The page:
orders, and has the ability to punish those in contempt. No authority to obtain wiretaps, issue rogatory letters, or recruit investigating officers.[17] False, frivolous and vexatious complaints Lokpal can issue fines for frivolous complaints (including frivolous complaints against Lokpal itself), with a maximum penalty of Rs 100,000.[17] Court system will handle matters of frivolous complaints. Courts can give 25 years imprisonment and fines of Rs 25,000 to 200,000.[20] NGOs NGOs not within the scope due to their role in exposing corruption.[19] within the scope and can be investigated.[19] NGOs are

[edit] Timeline of Lokpal and cost 1968 Rs 3 lakh[22] (300,000) 1971 Rs 20 lakh (2 million) 1977 Rs 25 lakh (2.5 million) 1985 Rs 25 lakh 1989 Rs 35 lakh (3.5 million) PM under lokpal 1996 Rs 1 crore (10 million) PM under lokpal 2001 Rs 1.5 crore (15 million) PM under lokpal 2011 Rs 1700 crore[22] (17 billion) [edit] Campaign for the Jan Lokpal Bill

Lokpal activist Anna Hazare Main article: 2011 Indian anti-corruption movement

The first version of the Lokpal Bill drafted by the Government of India in 2010 was considered ineffective by anti-corruption activists from the civil society.[23] These activists, under the banner of India Against Corruption, came together to draft a citizen's version of the Lokpal Bill later called the Jan Lokpal.[23] Public awareness drives[24] and protest

marches[23] were carried out to campaign for the bill. However, public support for the Jan Lokpal Bill draft started gathering steam after Anna Hazare, a noted Gandhian announced that he would hold an indefinite fast from 5 April 2011 for the passing of the Lokpal/Jan Lokpal bill.[6][25][26] The government has however accepted it.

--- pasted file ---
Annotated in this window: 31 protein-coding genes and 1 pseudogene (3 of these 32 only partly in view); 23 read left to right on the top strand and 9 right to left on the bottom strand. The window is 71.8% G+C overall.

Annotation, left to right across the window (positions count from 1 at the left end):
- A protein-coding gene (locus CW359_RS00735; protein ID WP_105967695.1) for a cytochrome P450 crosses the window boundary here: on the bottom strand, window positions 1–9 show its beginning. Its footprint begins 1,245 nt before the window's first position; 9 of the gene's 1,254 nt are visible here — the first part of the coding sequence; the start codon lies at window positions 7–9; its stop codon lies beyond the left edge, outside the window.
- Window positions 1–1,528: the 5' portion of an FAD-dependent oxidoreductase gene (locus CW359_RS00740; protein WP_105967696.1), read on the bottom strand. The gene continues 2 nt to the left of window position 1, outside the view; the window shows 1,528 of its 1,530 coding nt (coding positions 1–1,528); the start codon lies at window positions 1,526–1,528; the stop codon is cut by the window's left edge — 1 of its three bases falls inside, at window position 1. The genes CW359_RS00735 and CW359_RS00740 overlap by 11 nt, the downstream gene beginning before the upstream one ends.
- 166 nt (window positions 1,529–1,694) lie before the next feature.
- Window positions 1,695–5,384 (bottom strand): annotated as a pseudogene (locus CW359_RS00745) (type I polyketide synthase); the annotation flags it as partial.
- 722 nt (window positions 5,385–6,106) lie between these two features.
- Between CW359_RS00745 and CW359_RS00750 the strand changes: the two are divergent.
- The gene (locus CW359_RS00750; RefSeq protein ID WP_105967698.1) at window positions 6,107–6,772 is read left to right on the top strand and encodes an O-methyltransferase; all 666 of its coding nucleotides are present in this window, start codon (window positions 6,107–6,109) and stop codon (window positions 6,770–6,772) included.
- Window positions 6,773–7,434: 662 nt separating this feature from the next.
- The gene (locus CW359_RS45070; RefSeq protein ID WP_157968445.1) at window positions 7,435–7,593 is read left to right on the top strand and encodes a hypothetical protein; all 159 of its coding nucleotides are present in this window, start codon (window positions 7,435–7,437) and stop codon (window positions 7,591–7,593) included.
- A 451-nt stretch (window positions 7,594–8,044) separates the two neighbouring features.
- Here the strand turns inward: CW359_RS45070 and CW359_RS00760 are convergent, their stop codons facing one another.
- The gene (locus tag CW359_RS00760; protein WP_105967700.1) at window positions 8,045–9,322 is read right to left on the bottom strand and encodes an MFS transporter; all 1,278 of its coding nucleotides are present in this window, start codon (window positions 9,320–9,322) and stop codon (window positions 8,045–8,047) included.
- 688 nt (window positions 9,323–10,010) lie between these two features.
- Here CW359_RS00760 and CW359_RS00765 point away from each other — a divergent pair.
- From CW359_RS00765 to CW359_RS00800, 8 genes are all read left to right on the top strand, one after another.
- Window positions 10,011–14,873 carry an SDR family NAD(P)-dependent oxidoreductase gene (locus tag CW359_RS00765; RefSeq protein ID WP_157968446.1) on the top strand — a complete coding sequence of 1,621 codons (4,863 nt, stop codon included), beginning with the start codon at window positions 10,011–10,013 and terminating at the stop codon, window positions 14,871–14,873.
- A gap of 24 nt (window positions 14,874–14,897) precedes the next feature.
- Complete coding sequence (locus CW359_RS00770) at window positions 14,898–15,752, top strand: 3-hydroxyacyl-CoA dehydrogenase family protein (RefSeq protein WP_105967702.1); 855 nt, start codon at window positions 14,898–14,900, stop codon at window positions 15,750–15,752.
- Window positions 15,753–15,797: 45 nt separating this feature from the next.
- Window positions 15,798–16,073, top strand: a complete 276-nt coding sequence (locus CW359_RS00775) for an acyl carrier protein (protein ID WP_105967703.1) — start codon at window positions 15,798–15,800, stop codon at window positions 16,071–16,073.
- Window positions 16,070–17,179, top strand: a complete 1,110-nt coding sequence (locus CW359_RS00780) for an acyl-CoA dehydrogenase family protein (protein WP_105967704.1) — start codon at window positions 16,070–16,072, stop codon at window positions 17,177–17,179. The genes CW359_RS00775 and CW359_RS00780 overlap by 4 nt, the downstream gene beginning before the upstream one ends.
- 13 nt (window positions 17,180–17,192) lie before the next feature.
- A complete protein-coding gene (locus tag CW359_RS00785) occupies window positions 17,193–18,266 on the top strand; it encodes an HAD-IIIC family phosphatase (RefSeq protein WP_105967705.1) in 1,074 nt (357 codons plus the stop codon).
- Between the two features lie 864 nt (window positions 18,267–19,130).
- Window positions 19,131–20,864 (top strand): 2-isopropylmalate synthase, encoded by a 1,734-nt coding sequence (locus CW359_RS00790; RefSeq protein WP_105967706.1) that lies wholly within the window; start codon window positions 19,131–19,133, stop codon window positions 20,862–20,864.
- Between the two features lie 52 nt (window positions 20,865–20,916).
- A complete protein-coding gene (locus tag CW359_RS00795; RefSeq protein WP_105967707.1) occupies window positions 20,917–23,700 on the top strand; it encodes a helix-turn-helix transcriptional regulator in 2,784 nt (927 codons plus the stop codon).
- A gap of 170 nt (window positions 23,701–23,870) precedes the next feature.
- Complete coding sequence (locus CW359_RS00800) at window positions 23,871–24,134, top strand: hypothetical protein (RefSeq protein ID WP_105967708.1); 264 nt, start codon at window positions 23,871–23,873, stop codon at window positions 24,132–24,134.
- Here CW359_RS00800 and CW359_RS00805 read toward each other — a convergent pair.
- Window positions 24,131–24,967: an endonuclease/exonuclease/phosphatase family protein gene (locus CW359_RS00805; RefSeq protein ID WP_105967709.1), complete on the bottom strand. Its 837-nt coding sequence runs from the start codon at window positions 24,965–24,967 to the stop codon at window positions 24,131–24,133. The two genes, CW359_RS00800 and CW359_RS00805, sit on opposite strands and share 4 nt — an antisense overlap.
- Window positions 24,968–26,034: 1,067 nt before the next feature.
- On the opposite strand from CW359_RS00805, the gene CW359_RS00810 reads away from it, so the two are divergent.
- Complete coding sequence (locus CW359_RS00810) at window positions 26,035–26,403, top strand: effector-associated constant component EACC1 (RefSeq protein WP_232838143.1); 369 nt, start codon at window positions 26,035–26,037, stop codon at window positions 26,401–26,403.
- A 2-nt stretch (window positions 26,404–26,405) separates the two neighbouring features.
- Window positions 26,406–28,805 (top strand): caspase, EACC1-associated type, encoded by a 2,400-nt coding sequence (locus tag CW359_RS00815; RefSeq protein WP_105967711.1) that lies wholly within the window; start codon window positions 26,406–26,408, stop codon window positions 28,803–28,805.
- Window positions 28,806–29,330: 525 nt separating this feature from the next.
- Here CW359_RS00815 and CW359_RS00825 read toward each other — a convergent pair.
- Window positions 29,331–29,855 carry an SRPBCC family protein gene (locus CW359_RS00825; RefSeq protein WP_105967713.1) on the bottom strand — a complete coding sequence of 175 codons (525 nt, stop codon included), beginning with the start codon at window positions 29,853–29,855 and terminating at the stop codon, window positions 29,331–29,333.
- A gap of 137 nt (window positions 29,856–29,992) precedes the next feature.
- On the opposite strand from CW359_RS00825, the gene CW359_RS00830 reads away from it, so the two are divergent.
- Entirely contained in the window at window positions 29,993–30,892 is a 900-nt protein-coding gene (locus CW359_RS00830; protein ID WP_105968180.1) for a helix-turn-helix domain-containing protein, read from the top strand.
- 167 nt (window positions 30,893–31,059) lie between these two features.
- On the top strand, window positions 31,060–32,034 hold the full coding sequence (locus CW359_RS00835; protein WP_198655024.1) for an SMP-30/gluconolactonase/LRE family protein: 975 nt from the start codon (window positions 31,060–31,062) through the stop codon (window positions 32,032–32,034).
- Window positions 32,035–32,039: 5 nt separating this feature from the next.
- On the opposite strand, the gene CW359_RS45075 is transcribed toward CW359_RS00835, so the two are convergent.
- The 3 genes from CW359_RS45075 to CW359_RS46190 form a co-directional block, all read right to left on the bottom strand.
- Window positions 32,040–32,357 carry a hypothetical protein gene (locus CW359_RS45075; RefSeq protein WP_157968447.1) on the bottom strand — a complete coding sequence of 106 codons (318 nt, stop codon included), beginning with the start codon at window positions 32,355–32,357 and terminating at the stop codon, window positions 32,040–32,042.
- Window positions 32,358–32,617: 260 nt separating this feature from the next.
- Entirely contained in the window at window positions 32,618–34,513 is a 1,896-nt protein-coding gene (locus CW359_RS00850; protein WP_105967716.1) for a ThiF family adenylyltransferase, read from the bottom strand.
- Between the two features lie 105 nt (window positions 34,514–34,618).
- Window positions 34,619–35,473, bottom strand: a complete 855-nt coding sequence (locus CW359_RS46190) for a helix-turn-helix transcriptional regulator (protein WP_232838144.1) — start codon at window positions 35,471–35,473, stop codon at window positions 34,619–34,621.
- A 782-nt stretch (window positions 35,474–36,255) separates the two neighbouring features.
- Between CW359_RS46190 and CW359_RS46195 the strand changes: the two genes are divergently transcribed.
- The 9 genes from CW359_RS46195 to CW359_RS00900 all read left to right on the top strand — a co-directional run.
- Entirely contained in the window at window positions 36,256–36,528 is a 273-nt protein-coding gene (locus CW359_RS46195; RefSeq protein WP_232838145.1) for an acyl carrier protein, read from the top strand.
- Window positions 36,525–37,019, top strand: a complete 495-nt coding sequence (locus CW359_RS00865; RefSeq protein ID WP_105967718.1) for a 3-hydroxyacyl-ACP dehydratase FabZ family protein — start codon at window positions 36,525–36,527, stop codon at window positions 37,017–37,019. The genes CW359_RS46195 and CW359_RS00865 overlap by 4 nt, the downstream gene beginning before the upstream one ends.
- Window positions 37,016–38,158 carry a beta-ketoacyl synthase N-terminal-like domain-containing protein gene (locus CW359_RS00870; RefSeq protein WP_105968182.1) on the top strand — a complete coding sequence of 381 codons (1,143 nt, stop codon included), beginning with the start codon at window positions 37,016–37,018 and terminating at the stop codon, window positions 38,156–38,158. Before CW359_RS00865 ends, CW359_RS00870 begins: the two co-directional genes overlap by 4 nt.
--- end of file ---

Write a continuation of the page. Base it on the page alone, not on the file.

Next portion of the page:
To dissuade Hazare from going on an indefinite hunger strike, the Prime Minister's Office directed the ministries of personnel and law to examine how the views of society activists can be included in the Lokpal Bill.[27] On 5 April, the National Advisory Council rejected the Lokpal bill drafted by the government. Union Human Resource Development Minister Kapil Sibal then met social activists Swami Agnivesh and Arvind Kejriwal on 7 April to find ways to bridge differences over the bill.[28] However, no consensus could be reached on 7 April owing to several differences of opinion between the social activists and the Government. [edit] Fast & Agitation Phase 1

On 7 April 2011 Anna Hazare called for a Jail Bharo Andolan (translation: Fill jail movement) from 13 April to protest against Government's rejection of their demands.[29] Anna Hazare also claimed that his group has received six crore (60 million) text messages of support[30] and that he had further backing from a large number of Internet activists. The outpouring of support was largely free of political overtones; political parties were specifically discouraged from participating in the movement.[31] The fast ended on 9 April, after 98 hours, when the Government accepted most demands due to public pressure. Anna Hazare set an 15 August deadline for the passing of the bill in the Parliament,[32] failing which he would start a hunger strike from 16 August. The fast also led to the Government of India agreeing to setting up a Joint Drafting Committee, which would complete its work by 30 June.[32] [edit] Drafting Committee